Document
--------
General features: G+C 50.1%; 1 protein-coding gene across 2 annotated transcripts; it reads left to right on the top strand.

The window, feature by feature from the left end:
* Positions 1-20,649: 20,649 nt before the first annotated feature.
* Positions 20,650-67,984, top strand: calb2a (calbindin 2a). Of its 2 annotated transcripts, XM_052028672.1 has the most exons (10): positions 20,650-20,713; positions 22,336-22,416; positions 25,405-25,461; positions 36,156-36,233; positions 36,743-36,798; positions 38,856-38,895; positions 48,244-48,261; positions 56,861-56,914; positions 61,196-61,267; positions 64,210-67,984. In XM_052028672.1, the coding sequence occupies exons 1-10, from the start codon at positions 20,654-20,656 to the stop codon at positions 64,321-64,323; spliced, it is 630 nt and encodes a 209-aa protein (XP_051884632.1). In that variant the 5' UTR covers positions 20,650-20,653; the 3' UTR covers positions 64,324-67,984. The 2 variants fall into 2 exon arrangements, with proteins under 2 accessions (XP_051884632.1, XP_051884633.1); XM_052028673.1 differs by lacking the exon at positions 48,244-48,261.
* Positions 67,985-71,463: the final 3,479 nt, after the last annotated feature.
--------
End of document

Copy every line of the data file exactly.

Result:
General features: G+C 50.1%; 1 protein-coding gene across 2 annotated transcripts; it reads left to right on the top strand.

The window, feature by feature from the left end:
* Positions 1-20,649: 20,649 nt before the first annotated feature.
* Positions 20,650-67,984, top strand: calb2a (calbindin 2a). Of its 2 annotated transcripts, XM_052028672.1 has the most exons (10): positions 20,650-20,713; positions 22,336-22,416; positions 25,405-25,461; positions 36,156-36,233; positions 36,743-36,798; positions 38,856-38,895; positions 48,244-48,261; positions 56,861-56,914; positions 61,196-61,267; positions 64,210-67,984. In XM_052028672.1, the coding sequence occupies exons 1-10, from the start codon at positions 20,654-20,656 to the stop codon at positions 64,321-64,323; spliced, it is 630 nt and encodes a 209-aa protein (XP_051884632.1). In that variant the 5' UTR covers positions 20,650-20,653; the 3' UTR covers positions 64,324-67,984. The 2 variants fall into 2 exon arrangements, with proteins under 2 accessions (XP_051884632.1, XP_051884633.1); XM_052028673.1 differs by lacking the exon at positions 48,244-48,261.
* Positions 67,985-71,463: the final 3,479 nt, after the last annotated feature.